THE RAILWAY EMPLOYES’ COMPULSORY INSURANCE BILL.
TO THE EDITOR. Sir,— ln last night’s issue of the Star appeared a loading article and a letter signed “ Dissatisfied.” Ido not intend to criticise your article, but I am certain that ninetenths of your readers will, after they have become acquainted with the nature and clauses of the Bill, pronounce it an uncalled for end iniquitous measure. “ Dissatisfied ” has very ably shown how unjustly its provisions will affect all railway employes, of whatever grade they are in the service; but, with your permission, I will touch on one or two matters that he has overlooked.
In the House Sir Harry denied having had any hand in framing the Bill. It has emanated, ho said, from the Railway Commissioners. Well, sir, admitting that they are responsible for it, has it, I wonder, ever struck these gentlemen, who each receive fully LI,OOO a year, that the amount to be deducted from the men’s wages is exorbitant and out of all proportion for the socalled benefits to be conferred. I am alluding to the bone and sinew of the serviceplatelayers, guards, porters, drivers, firemen, etc., who receive 6s, 7b, Ba, 9s, and up to 10a per day. I will deal first with the platelayer, who receives 36s per week ; and his case will do for all the rest, for in the railway service for every man getting from 8s to 10s a day there are twenty who get from 6s to 7s 6d. Out of this it is proposed to deduct 2s per week from his scanty pittance. Now, the bulk of the men are insured already ; if not in the Government office, they are in the A.M.P. or some other one, and they all belong to a benefit society of some sort, for, being mostly married men, the sick pay they receive by right when unfortunately laid up is a great help to them and their families, and, above all, the services of a medical man and medicines free for the family are of vital and paramount importance. It is absolutely imperative that ho keep himself financially good in his lodge, for what working man could afford to pay a doctor’s bill and for medicines say for a month’s sickness in his family ? Some of the men belong to two friendly societies. They have thus the choice of two medical men, and the services of both if required ; and moreover would receive LI per week from each society as sick pay, Now in the railway service if a man meets with an accident, even to the loss of a limb, he only receives half pay for the first three months and quarter pay for the next three after that nothing. If an employe is absent through sickness, his pay is stopped until he returns to work. It is then that be reaps the benefit of his prudence and forethought by belonging to a friendly society. The men have enough to do already to both ends meet and bring up their families out of their small pay, and how are they going to pay this extra amount of from 8s to 11s and 12s per month ? They cannot do it and belong to a friendly society as well; and from my experience of the leading men of the various lodges here I am certain that they will have a big word to say in opposition to this Bill before they will allow so many of their brethren to drop out of their ranks. A neighbor of mine—an employe—informs me that what he would have to contribute monthly under this compulsory Bill, added to what he already pays into friendly societies, insurance, etc., would just take LI per month out of the LlO he receives. My fellow working men throughout the colony will understand what that means where there is a large family to rear. Sir, no one knows where the shoe pinches but he who wears it, and I am certain that these gentlemen in Wellington, with their large incomes, can form no conception of the hard struggle that men who only get from 6s to 7s per day have to make both ends meet, or else they would not make the contributions so high, The railway employes do not need so much grandmotherly legislation. They thoroughly understand the necessity of providing for their families in case of sickness or death, and do so. There must be a very largo number of railway employes in New Zealand, and if the Commissioners want to form a fund for cases of accident or retiring allowances, a levy, say of Is monthly from each employe, together with the fines and penalties imposed upon them, added to the respectable sum of L 1,500, which the fines already amount to, and the interest of the whole constantly accruing, would in the course of three years amount to a very large sum indeed. Moreover, sir, I do not see any provision made in the Bill, as quoted by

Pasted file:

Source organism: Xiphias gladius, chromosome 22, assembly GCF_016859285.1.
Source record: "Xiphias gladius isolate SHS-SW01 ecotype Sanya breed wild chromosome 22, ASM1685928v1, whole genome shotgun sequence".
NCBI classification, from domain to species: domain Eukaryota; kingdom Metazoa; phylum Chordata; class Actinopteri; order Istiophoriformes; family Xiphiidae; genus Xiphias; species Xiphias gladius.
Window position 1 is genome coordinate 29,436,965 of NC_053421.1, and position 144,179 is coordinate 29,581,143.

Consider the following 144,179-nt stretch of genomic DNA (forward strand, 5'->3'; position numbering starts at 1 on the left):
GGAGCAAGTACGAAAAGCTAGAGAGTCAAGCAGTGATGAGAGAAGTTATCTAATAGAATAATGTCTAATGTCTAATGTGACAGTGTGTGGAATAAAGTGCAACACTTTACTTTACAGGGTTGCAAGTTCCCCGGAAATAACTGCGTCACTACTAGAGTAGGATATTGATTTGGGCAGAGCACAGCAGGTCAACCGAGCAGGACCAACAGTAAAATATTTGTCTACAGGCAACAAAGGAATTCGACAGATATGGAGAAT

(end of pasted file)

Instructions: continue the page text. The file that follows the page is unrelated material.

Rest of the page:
“Dissatisfied,” for such of the employes who have already been from seven to ten years in the service. Are these men to start on the same footing as a cadet who has only been in the service as many months as they have years ? I will conclude with the firm conviction that this Bill will meet with strong opposition when brought before the House, and one of the main factors will be its title of compulsory, a word which rises in the gorge of freemen all the world over.—l am, etc., A Working Man.
Dunedin, September 21. [Our correspondent ought to accept the assurance of the Premier that the Railway Commissioners alone are responsible for the Bill— Ed. E.S.]
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THE RAILWAY EMPLOYES’ COMPULSORY INSURANCE BILL., Evening Star, Issue 8020, 24 September 1889
THE RAILWAY EMPLOYES’ COMPULSORY INSURANCE BILL. Evening Star, Issue 8020, 24 September 1889
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